One of the major reforms to come out of the 1929 crash and the Pecora Commission was Glass-Steagall:

"Following the Great Crash of 1929, one of every five banks in America fails. Many people, especially politicians, see market speculation engaged in by banks during the 1920s as a cause of the crash.

In 1933, Senator Carter Glass (D-Va.) and Congressman Henry Steagall (D-Ala.) introduce the historic legislation that bears their name, seeking to limit the conflicts of interest created when commercial banks are permitted to underwrite stocks or bonds. In the early part of the century, individual investors were seriously hurt by banks whose overriding interest was promoting stocks of interest and benefit to the banks, rather than to individual investors. The new law bans commercial banks from underwriting securities, forcing banks to choose between being a simple lender or an underwriter (brokerage). The act also establishes the Federal Deposit Insurance Corporation (FDIC), insuring bank deposits, and strengthens the Federal Reserve's control over credit.

The Glass-Steagall Act passes after Ferdinand Pecora, a politically ambitious former New York City prosecutor, drums up popular support for stronger regulation by hauling bank officials in front of the Senate Banking and Currency Committee to answer for their role in the stock-market crash.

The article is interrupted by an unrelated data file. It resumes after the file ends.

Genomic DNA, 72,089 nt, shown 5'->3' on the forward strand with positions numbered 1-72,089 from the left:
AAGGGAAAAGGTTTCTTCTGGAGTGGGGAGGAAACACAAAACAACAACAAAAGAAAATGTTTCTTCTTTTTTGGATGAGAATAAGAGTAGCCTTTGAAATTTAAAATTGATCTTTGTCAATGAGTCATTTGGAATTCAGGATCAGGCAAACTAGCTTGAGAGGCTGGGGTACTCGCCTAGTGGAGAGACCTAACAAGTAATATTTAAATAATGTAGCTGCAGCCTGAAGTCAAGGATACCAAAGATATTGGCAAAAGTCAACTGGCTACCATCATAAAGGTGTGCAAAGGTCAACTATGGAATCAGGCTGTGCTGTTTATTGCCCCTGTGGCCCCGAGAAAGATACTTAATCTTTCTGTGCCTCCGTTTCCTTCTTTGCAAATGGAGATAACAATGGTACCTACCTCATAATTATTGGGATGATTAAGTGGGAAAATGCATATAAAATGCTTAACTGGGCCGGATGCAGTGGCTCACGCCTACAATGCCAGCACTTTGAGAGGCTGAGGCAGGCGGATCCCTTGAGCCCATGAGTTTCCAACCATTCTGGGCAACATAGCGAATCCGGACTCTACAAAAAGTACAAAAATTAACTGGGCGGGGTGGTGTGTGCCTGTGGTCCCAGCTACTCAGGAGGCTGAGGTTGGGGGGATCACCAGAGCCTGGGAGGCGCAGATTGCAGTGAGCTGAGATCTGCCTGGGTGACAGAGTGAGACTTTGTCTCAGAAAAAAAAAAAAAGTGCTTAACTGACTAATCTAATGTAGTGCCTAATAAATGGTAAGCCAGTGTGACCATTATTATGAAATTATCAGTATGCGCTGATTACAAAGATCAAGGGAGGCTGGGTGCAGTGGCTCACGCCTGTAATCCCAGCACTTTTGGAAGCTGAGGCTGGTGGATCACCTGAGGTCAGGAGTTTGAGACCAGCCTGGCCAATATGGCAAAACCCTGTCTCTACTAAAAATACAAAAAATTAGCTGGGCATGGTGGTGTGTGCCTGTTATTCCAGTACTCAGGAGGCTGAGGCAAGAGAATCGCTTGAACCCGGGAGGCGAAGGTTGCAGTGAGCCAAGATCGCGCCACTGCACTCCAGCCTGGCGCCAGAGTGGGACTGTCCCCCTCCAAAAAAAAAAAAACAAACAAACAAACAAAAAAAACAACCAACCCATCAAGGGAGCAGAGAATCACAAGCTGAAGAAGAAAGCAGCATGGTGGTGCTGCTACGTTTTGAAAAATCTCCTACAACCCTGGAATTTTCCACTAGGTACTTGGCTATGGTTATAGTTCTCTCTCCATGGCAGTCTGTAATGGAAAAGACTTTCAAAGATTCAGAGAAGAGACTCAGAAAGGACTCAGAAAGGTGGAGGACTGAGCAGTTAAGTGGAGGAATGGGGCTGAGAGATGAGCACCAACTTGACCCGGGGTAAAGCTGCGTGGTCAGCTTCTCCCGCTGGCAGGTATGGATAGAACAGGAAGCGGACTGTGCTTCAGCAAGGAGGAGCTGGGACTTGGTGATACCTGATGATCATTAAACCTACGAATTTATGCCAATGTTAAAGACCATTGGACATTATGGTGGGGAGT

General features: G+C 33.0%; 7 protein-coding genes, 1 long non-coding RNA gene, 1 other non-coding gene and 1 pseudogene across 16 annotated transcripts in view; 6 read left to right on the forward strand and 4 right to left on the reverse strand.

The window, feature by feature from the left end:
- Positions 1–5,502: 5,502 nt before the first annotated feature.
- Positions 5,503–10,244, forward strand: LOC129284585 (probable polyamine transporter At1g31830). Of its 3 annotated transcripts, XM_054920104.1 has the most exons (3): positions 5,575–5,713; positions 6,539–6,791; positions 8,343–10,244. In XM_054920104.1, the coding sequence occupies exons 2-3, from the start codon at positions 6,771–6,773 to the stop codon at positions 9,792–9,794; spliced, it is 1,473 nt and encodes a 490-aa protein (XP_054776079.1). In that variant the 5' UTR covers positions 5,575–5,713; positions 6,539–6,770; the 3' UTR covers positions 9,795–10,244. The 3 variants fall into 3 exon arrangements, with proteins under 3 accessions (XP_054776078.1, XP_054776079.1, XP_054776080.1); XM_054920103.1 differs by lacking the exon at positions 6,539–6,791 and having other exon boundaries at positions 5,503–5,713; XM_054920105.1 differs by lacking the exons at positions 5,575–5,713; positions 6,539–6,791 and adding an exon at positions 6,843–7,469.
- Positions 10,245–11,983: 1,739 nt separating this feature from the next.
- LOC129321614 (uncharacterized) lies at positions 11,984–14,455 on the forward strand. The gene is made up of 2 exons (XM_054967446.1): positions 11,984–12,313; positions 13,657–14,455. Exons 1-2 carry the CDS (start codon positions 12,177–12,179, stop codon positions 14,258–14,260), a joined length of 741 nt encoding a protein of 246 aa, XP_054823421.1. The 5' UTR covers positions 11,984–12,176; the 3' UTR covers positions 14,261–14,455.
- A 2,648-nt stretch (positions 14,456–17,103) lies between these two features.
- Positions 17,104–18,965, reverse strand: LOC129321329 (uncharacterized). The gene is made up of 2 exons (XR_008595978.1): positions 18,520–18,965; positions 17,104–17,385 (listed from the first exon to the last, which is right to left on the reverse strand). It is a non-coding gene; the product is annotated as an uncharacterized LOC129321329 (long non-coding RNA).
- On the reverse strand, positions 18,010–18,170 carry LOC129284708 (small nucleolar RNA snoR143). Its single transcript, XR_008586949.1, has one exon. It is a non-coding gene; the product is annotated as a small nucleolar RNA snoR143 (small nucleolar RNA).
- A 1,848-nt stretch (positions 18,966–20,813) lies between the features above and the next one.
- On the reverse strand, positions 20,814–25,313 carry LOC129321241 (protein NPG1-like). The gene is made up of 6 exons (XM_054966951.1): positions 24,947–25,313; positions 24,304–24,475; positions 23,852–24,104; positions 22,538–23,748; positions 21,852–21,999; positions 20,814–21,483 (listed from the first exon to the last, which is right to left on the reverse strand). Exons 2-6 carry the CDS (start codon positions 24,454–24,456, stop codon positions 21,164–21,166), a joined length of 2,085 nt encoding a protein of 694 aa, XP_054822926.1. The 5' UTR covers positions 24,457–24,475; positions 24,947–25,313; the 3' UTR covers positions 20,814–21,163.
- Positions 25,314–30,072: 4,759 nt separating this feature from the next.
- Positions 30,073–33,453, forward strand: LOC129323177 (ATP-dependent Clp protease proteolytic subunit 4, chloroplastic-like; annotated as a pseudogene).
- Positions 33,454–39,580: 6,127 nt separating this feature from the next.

In 1956, the Bank Holding Company Act is passed, extending the restrictions on banks, including that bank holding companies owning two or more banks cannot engage in non-banking activity and cannot buy banks in another state."

And the rest of the same article:



First efforts to loosen Glass-Steagall restrictions


Beginning in the 1960s, banks lobby Congress to allow them to enter the municipal bond market, and a lobbying subculture springs up around Glass-Steagall. Some lobbyists even brag about how the bill put their kids through college.

In the 1970s, some brokerage firms begin encroaching on banking territory by offering money-market accounts that pay interest, allow check-writing, and offer credit or debit cards.



Fed begins reinterpreting Glass-Steagall; Greenspan becomes Fed chairman


In December 1986, the Federal Reserve Board, which has regulatory jurisdiction over banking, reinterprets Section 20 of the Glass-Steagall Act, which bars commercial banks from being "engaged principally" in securities business, deciding that banks can have up to 5 percent of gross revenues from investment banking business. The Fed Board then permits Bankers Trust, a commercial bank, to engage in certain commercial paper (unsecured, short-term credit) transactions. In the Bankers Trust decision, the Board concludes that the phrase "engaged principally" in Section 20 allows banks to do a small amount of underwriting, so long as it does not become a large portion of revenue. This is the first time the Fed reinterprets Section 20 to allow some previously prohibited activities.